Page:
International politics is not a morality play. Probably several Arab countries were not averse to the idea that Israel could deliver a coup de grâce to Hamas. But the state of the fighting in Gaza suggested that this was a remote possibility. In January, it was estimated that Israel has killed or captured only around one-third of Hamas’s fighting force. To finish the job would only be achievable at an indefensibly high cost to Palestinian – and hostage – lives.

What is needed is an end to the war in Gaza, the release of the remaining hostages and a lasting Israeli-Palestinian peace based on two states. But none of this seems possible with the current Israeli government. Its prime minister, Benjamin Netanyahu, last week withdrew his delegation from talks in Cairo about a potential deal for a truce and prisoner release, infuriating the families of hostages at home and troubling Israel’s allies abroad. Mr Netanyahu had caved to threats by extremists in his cabinet to topple him if he reached a “ reckless ” deal with Hamas. This is the consequence of the ultranationalist tail wagging the rightwing dog. Once seen as marginal politicians, ministers Bezalel Smotrich and Itamar Ben-Gvir — religious fanatics who both live in illegal settlements in the occupied West Bank — speak their minds with impunity. Whether it is their plans to resettle Gaza, their rebuke of the US for sanctioning violent settlers, or their claim that Donald Trump would be better for Israel than Joe Biden, the pair fear no repercussions, knowing that they remain popular with their voting base while Mr Netanyahu does not.

US presidential diplomacy was once to “speak softly and carry a big stick.” By contrast, in Gaza, Mr Biden speaks loudly and carries a little stick. The US wants a temporary ceasefire linked to the release of all hostages and increasing the flow of aid. If the use of the word “temporary” is an attempt to assuage Mr Smotrich and Mr Ben-Gvir, then it is likely to fail. Israel’s government this weekend rejected “ international dictates ”.

At the UN, the US vetoed an Israel-Hamas immediate ceasefire resolution, which had been backed by Arab nations, offering a “ side by side ” alternative to disarm opposition. This tactic is also being used by Sir Keir Starmer ahead of Wednesday’s parliamentary vote, with a ceasefire in which Israel stops fighting if Hamas discontinues its violence. Domestic politics is as important as the foreign arena to both leaders. Mr Biden faces a presidential primary in Michigan, which is home to a large Arab-American community, next week. Later this month, Sir Keir faces a byelection in Rochdale where a third of voters are Muslim.

It is a matter of shame that politicians and officials in the west lifted the constraints and endorsed Israel’s disproportionate actions as self-defence and an inevitable consequence of Hamas’s horrific 7 October massacre. Israel had every right to seek retribution against those who had murdered its citizens, but not to slaughter innocent civilians on an unimaginable scale.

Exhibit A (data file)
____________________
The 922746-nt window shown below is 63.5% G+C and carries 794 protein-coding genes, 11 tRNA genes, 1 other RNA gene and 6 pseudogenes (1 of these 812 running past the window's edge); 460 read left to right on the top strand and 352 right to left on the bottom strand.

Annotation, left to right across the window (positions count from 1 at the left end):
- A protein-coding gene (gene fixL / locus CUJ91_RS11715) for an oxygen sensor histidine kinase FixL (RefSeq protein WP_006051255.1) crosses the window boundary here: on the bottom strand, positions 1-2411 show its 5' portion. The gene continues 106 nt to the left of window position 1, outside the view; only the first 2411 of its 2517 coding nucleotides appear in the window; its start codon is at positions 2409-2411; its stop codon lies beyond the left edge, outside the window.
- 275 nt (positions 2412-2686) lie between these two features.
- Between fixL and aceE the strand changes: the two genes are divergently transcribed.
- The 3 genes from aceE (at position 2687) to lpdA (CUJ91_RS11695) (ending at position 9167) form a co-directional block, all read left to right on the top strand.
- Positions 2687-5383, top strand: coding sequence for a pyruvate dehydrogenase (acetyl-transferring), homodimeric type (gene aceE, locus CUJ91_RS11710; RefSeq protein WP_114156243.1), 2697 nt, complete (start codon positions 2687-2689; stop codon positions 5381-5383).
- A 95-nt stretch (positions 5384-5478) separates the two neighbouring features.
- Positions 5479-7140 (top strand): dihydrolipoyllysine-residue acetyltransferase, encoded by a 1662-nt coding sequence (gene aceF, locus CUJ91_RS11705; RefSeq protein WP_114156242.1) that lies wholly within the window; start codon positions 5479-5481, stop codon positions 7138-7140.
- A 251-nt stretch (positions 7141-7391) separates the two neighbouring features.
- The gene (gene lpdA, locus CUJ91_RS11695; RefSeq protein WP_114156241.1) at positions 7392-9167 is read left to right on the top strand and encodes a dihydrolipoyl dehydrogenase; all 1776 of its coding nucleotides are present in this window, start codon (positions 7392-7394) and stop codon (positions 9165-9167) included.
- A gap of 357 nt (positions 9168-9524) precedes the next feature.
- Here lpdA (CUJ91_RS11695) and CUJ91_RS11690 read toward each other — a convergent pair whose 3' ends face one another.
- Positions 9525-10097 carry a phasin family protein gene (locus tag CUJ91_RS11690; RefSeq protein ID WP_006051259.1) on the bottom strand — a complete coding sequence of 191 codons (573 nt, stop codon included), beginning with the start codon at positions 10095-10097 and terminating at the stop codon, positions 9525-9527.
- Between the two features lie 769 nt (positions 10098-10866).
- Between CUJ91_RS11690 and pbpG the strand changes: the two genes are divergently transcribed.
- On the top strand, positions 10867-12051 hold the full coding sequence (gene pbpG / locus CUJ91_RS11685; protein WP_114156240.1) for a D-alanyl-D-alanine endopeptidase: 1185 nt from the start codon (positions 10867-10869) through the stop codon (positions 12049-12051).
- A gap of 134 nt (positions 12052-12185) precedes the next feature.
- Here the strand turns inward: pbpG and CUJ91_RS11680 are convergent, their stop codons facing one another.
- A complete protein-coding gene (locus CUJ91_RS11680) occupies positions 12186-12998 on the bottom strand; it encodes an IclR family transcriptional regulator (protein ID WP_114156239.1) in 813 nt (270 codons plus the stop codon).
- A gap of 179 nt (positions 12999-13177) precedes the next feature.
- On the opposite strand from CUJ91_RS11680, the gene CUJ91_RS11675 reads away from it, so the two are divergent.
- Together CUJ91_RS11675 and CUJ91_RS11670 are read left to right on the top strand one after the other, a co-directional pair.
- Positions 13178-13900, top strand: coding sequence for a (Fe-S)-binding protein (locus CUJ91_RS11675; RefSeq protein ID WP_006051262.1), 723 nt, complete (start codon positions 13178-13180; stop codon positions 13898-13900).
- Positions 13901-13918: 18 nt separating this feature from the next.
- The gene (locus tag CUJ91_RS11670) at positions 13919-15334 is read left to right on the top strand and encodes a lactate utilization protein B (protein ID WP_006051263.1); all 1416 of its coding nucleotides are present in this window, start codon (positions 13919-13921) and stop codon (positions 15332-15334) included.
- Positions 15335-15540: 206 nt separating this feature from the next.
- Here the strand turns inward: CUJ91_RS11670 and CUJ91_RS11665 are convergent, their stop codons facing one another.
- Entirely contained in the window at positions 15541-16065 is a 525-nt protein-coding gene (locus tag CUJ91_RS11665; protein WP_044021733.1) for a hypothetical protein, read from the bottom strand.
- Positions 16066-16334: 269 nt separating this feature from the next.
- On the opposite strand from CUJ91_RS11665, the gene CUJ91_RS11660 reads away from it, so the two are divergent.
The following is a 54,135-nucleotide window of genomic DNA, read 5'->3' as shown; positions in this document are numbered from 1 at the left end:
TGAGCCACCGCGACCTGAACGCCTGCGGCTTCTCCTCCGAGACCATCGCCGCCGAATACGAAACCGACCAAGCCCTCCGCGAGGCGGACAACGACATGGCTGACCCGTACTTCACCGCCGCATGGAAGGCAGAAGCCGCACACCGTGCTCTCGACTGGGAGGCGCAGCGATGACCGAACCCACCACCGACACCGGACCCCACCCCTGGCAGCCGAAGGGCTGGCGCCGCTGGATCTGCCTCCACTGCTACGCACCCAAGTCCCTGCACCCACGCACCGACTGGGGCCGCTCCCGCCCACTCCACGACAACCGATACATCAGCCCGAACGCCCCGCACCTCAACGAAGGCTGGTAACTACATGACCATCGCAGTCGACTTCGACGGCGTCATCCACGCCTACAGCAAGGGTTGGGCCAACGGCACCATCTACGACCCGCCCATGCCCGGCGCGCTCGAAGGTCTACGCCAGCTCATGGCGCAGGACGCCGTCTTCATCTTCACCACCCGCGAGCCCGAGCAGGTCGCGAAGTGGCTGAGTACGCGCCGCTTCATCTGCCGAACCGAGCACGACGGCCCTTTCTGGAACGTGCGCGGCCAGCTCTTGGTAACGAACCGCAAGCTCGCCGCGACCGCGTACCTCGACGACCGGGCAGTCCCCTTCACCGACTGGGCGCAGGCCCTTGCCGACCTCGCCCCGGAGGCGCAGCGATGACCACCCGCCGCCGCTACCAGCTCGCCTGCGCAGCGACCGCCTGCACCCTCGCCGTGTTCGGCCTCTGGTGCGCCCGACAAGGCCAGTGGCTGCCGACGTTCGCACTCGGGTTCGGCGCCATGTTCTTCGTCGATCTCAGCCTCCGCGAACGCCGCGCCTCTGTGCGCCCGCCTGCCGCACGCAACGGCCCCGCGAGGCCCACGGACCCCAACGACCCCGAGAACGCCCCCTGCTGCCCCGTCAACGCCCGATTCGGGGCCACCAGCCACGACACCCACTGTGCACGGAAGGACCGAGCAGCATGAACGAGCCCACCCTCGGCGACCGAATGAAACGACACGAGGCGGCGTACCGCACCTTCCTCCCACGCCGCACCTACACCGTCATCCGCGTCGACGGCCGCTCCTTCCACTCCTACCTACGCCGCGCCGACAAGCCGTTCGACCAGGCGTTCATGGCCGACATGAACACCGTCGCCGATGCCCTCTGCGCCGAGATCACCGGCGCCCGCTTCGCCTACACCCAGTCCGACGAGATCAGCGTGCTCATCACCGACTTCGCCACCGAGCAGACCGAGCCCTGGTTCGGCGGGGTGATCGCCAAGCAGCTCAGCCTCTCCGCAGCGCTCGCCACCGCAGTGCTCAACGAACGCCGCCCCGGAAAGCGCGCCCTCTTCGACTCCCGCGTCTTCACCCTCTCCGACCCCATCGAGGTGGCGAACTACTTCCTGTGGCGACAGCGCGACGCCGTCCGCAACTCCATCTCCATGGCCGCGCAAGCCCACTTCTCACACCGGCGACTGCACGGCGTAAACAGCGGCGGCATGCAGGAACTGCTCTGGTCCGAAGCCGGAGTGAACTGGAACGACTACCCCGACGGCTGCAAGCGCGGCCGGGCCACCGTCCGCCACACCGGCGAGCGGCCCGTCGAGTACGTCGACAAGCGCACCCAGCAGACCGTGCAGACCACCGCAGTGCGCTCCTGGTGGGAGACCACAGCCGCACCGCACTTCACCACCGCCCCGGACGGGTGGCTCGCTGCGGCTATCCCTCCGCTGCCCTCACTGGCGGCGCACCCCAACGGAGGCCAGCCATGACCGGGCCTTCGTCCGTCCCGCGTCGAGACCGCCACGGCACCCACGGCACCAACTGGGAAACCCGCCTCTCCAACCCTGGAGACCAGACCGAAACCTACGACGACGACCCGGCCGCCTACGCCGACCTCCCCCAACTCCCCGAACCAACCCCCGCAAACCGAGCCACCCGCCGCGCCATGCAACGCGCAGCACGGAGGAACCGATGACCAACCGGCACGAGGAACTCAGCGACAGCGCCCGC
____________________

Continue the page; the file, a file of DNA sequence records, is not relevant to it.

ONLINE: https://www.theguardian.com/commentisfree/2024/feb/20/the-guardian-view-on-the-israel-gaza-war-politicians-need-to-be-clear-that-a-truce-is-needed

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United States News

Associated Press

Winston, beloved gorilla at San Diego Zoo Safari Park, dies at 52 after suffering health problems

ESCONDIDO, Calif. (AP) — Winston, a western lowland gorilla who was a favorite attraction at the San Diego Zoo Safari Park, has died at the age of 52 after suffering multiple health problems, officials said. The park said Winston was euthanized Saturday after veterinarians determined his condition was declining. “After careful consideration stemming from furthering […]

23 minutes ago

President Joe Biden addresses the nation from the Oval Office of the White House in Washington, Sun...

Associated Press

In primetime address, Biden warns of election-year rhetoric, saying ‘It’s time to cool it down’

President Joe Biden warned Sunday of the the risks of political violence in the U.S. after Saturday’s attempted assassination of former President Donald Trump, saying, “It's time to cool it down.”

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Former U.N. Ambassador Nikki Haley speaks in Washington, May 22, 2024. Haley on Tuesday, July 9, op...

Associated Press

Nikki Haley, Trump’s former primary rival, will now speak Tuesday at the Republican convention

Nikki Haley will speak Tuesday at the RNC in what will be a highly anticipated speech by Donald Trump's last major challenger.

2 hours ago

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Associated Press

Texas Gov. Greg Abbott demands answers as customers remain without power after Beryl

DALLAS (AP) — With around 350,000 homes and businesses still without power in the Houston area almost a week after Hurricane Beryl hit Texas, Gov. Greg Abbott on Sunday said he’s demanding an investigation into the response of the utility that serves the area as well as answers about its preparations for upcoming storms. “Power […]

4 hours ago

Associated Press

Acclaimed video artist Bill Viola dies at 73, created landmark `Tristan und Isolde’ production

LONG BEACH, Calif. (AP) — Bill Viola, a video artist who combined with director Peter Sellars on a groundbreaking production of Wagner’s “Tristan und Isolde” originally seen in Los Angeles, Paris and New York, has died at age 73. Viola died Friday at his home in Long Beach of Alzheimer’s disease, his website announced. What […]

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Associated Press

Shannen Doherty, ‘Beverly Hills, 90210’ star, dies at 53

'Beverly Hills, 90210' and 'Charmed' star Shannen Doherty died on Saturday at the age of 53 after cancer battle.

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Editorial Roundup: United States